The Pentagon Wars
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|The Pentagon Wars|
|Based on||The Pentagon Wars|
by Col. James G. Burton
|Screenplay by||Jamie Malanowski|
and Martyn Burke
|Directed by||Richard Benjamin|
John C. McGinley
|Music by||Joseph Vitarelli|
|Country of origin||United States|
|Executive producer(s)||Martyn Burke|
Gail Lyon (co-executive producer)
Gary Daigler (co-producer)
|Production location(s)||Washington, D.C.|
|Running time||1 h 43 min|
|Production company(s)||HBO Pictures|
The Pentagon Wars is a 1998 HBO military comedy film directed by Richard Benjamin and based on the book The Pentagon Wars: Reformers Challenge the Old Guard by Colonel James G. Burton, USAF (retired).
Major General Partridge (Kelsey Grammer) is in charge of the Bradley Fighting Vehicle project, that has been in development for seventeen years at a cost of $14 billion. In an effort to curtail excessive spending by The Pentagon, Congress appoints an outsider, U.S. Air Force Lieutenant Colonel James Burton (Cary Elwes) to observe the testing of several new weapons in development, including the Bradley.
Burton quickly becomes disillusioned by the way the process works in an atmosphere of corruption and inefficiency. He delves into the mountains of paper documenting the Bradley's development history and comes to the conclusion that it is "a troop transport that can't carry troops, a reconnaissance vehicle that's too conspicuous to do reconnaissance, and a quasi-tank that has less armor than a snowblower, but has enough ammo to take out half of D.C."
Burton's attempts to test the Bradley under combat conditions are obstructed by Partridge and his two cronies, Colonel Bock (John C. McGinley) and Major Sayers (Tom Wright). But then Burton is contacted by Brigadier General Robert L. Smith (Richard Schiff), the frustrated officer previously in charge of the vehicle's development program, who feeds him evidence on condition of anonymity.
Burton confronts Master Sergeant Dalton (Clifton Powell), in charge of the testing range, who admits being ordered to manipulate the test results, but bitterly tells Colonel Burton that every officer who tries to conduct honest tests eventually buckles under the pressure to gain his next promotion.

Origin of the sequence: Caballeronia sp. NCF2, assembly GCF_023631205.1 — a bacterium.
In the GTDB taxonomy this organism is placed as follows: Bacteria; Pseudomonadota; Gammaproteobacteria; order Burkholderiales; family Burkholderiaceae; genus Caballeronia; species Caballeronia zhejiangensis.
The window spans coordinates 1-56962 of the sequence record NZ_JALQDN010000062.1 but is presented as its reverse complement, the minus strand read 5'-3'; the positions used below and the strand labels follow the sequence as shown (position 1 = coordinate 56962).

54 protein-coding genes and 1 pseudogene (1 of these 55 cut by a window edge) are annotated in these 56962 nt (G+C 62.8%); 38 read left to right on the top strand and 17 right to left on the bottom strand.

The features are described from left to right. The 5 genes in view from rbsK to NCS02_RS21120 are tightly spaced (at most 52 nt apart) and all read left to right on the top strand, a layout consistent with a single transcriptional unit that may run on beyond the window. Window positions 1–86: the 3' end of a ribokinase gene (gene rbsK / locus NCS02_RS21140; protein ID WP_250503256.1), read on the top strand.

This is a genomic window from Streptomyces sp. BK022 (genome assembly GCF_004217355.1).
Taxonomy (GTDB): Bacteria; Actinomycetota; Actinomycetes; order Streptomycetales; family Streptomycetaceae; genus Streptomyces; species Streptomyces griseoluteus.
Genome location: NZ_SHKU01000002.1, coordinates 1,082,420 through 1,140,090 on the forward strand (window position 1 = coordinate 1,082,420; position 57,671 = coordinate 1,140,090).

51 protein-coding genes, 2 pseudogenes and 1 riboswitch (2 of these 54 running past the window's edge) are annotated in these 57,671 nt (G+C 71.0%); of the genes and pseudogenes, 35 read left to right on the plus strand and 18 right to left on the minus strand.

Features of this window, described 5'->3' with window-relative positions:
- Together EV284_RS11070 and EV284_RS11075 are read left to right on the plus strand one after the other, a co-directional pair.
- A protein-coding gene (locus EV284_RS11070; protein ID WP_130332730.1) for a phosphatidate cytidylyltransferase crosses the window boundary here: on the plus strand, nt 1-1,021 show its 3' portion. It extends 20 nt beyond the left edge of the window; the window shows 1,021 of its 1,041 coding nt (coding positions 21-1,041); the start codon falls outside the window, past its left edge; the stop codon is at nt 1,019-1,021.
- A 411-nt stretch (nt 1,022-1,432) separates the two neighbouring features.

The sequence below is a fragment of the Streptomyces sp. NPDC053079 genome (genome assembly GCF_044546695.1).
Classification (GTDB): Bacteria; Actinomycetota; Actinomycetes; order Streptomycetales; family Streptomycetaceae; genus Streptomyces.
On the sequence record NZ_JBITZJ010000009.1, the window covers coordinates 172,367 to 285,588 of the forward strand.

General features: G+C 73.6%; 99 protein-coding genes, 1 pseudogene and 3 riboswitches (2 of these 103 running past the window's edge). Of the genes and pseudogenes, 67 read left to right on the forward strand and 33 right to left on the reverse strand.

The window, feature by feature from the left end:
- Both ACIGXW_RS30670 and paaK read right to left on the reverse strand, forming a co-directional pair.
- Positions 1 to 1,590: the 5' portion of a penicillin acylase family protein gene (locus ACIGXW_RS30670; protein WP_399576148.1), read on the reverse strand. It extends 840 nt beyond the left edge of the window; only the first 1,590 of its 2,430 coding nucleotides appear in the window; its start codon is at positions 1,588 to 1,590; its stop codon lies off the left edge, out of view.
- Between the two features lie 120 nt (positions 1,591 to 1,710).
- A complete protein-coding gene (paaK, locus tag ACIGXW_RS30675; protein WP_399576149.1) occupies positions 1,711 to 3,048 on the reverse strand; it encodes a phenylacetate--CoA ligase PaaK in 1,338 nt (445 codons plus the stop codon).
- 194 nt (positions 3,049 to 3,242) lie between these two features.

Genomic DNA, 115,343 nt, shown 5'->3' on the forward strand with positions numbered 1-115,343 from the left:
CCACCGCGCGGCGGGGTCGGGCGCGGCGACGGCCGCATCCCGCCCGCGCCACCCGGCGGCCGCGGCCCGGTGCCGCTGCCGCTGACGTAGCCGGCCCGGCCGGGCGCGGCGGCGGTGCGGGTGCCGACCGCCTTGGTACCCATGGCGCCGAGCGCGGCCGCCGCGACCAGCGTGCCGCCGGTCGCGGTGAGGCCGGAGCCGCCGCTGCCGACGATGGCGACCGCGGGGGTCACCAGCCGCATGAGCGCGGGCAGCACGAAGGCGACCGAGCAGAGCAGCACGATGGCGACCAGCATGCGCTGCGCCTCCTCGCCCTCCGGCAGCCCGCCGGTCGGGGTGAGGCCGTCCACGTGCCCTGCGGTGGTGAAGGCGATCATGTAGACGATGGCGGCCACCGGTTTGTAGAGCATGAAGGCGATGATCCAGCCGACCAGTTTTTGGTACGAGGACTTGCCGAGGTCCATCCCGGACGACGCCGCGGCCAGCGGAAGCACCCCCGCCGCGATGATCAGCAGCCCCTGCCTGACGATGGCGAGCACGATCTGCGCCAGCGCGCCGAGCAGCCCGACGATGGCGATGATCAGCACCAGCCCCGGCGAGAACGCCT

When Burton refuses to approve the Bradley without a live-fire test, insisting that the current version of the vehicle is a death trap, he loses his position and is ordered to Alaska. The report he is asked to write on the vehicle is rewritten by one of Partridge's lieutenants. Following the Army rule book, Burton then sends a memorandum referencing the original report to everyone who is technically involved in the project. This information leaks to the press and the resulting scandal leads to a United States congressional hearing.
The hearing is humiliating to Partridge, who is ignorant of the Bradley overall and has to refer to the project documentation in order to answer even simple questions. The skeptical House Committee goes on to order the test that Burton has requested.
The night before, Burton visits the barracks on the range and tells Dalton and his men that, regardless of whatever orders they have received from Partridge, it is their duty to their fellow soldiers to make sure the test is performed honestly.
On the day of the test, Partridge, Bock, and Sayers fully expect to confirm their story that the vehicle is perfectly safe, but Dalton and his men have actually made sure that nobody can tamper with the Bradley. When hit by an anti-tank missile, the vehicle explodes spectacularly and stampedes the audience. Afterwards, Dalton and his men confide to Burton that they had already become convinced of his sincerity and were with him ever since.
A postscript explains that the Bradley was extensively redesigned in response to Burton's demands, which significantly reduced casualties from its use during the Persian Gulf War. However, the system was too strong: Partridge and his cronies earned their promotions and lucrative private sector jobs, while Colonel Burton was forced to retire.
- James G. Burton, The Pentagon Wars: Reformers Challenge the Old Guard (Annapolis, MD: Naval Institute Press, 1993), ISBN 1-55750-081-9
- Tim Weiner's review, "Corrupt From Top to Bottom", New York Times, October 3, 1993